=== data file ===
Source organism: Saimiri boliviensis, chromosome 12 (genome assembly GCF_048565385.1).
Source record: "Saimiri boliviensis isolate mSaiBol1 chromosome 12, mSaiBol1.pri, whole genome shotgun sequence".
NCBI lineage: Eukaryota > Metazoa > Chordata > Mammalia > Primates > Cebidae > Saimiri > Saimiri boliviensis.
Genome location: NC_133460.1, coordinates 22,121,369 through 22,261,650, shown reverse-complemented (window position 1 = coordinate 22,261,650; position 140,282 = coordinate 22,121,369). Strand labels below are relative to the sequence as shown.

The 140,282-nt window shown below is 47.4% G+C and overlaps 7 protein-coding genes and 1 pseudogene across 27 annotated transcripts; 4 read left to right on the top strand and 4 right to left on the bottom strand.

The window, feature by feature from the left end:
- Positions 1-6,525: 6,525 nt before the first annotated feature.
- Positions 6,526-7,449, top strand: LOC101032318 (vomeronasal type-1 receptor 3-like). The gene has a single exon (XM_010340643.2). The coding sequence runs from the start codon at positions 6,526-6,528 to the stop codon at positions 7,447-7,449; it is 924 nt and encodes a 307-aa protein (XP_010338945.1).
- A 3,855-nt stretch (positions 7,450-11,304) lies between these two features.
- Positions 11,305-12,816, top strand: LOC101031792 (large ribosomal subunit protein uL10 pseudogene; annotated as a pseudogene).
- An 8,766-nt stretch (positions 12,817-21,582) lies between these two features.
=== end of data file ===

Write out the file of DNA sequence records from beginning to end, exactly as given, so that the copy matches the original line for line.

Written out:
Source organism: Saimiri boliviensis, chromosome 12 (genome assembly GCF_048565385.1).
Source record: "Saimiri boliviensis isolate mSaiBol1 chromosome 12, mSaiBol1.pri, whole genome shotgun sequence".
NCBI lineage: Eukaryota > Metazoa > Chordata > Mammalia > Primates > Cebidae > Saimiri > Saimiri boliviensis.
Genome location: NC_133460.1, coordinates 22,121,369 through 22,261,650, shown reverse-complemented (window position 1 = coordinate 22,261,650; position 140,282 = coordinate 22,121,369). Strand labels below are relative to the sequence as shown.

The 140,282-nt window shown below is 47.4% G+C and overlaps 7 protein-coding genes and 1 pseudogene across 27 annotated transcripts; 4 read left to right on the top strand and 4 right to left on the bottom strand.

The window, feature by feature from the left end:
- Positions 1-6,525: 6,525 nt before the first annotated feature.
- Positions 6,526-7,449, top strand: LOC101032318 (vomeronasal type-1 receptor 3-like). The gene has a single exon (XM_010340643.2). The coding sequence runs from the start codon at positions 6,526-6,528 to the stop codon at positions 7,447-7,449; it is 924 nt and encodes a 307-aa protein (XP_010338945.1).
- A 3,855-nt stretch (positions 7,450-11,304) lies between these two features.
- Positions 11,305-12,816, top strand: LOC101031792 (large ribosomal subunit protein uL10 pseudogene; annotated as a pseudogene).
- An 8,766-nt stretch (positions 12,817-21,582) lies between these two features.